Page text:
Exploiting the risks

This process entails the incorporation of several strategies aimed at managing risks. The various strategies which should be considered include risk avoidance, risk transfer, reduction, and risk retention.

Monitoring and reviewing

After effective exploitation of the risk, the firm’s management team should ensure that continuously evaluate the risk environment. This will play a significant role in determining the effectiveness of the strategies implemented. According to the Committee of Sponsoring Organizations (COSO), monitoring the ERM process is important since it enables the firm to identify areas that require improvement.

The role of the management accountant in the enterprise risk management processes

Analyzing and modeling risk

Management accountants play a significant role in the process of analyzing and modeling the risks facing the firm. This is undertaken through evaluation of the existing and potential risks. In addition, management accountants help in the quantification of conducting an assessment regarding the effect of the risk to the firm. According to Alnoor (2009), management accountants are experts in identifying qualitative issues from the risk environment. As a result of their acumen in analyzing data, management accountants can formulate effective formulae to be used in risk analysis. This means that management accountants are vital copartners to risk managers.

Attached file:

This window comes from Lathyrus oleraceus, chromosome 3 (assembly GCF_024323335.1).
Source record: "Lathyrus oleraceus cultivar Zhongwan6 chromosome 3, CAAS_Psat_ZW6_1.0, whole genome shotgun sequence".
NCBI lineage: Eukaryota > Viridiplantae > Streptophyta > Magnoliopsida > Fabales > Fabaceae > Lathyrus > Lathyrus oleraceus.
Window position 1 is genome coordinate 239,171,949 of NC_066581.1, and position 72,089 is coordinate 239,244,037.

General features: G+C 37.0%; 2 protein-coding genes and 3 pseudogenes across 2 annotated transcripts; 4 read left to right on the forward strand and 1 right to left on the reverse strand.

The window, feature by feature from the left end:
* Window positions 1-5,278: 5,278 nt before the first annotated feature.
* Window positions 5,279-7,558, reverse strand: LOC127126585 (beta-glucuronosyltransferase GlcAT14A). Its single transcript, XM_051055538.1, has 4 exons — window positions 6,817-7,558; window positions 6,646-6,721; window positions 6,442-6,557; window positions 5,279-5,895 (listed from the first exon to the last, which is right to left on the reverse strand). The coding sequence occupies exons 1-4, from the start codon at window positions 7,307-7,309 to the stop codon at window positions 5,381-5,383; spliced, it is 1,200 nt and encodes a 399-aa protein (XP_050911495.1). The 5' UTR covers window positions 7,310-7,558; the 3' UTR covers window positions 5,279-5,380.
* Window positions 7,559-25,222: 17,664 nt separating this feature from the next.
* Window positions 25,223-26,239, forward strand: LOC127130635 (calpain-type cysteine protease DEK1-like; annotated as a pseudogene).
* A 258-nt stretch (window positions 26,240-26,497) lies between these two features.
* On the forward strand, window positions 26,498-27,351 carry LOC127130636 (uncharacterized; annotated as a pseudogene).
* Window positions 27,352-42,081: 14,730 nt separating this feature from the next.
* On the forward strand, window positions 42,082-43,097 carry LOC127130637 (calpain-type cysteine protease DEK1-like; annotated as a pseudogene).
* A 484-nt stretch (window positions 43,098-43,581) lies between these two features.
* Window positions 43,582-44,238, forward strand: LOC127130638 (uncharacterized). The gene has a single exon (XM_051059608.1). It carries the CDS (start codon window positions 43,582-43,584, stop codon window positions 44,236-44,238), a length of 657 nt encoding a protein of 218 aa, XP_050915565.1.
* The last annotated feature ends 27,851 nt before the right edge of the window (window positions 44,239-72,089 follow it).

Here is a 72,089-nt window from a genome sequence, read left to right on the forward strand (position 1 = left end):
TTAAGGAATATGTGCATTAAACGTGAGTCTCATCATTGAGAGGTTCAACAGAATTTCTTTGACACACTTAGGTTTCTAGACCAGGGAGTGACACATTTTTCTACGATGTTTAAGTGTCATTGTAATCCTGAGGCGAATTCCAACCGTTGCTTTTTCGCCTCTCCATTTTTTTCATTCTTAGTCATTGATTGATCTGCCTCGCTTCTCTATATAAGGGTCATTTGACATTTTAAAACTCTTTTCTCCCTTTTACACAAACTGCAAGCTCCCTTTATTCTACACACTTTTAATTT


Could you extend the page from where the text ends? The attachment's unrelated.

Development of internal control systems

Internal control systems entail the various procedures and policies which are adopted by a firm’s management team to attain its organizational goals. Some of the internal policies entail the detection and prevention of errors. Financial institutions are faced with numerous risks associated with fraud and errors (Collier 2009). Management accountants have professional training in relation to the analysis of various information systems. Information analysis is vital in a firm’s effort to develop an internal analysis system.

According to Collier and Agyei-Ampomah (2009), the success of an organization’s ERM process is dependent on the effectiveness of an effective internal control system. Management accountants in financial institutions ensure that the firm’s financial statements and other accounting records are complete, produced in time, and accurate so as to be a reliable source of information. Production of unreliable reports can be a source of risk to financial institutions such as reduction in demand for the firm’s products and services (Collier 2009).

Developing risk strategy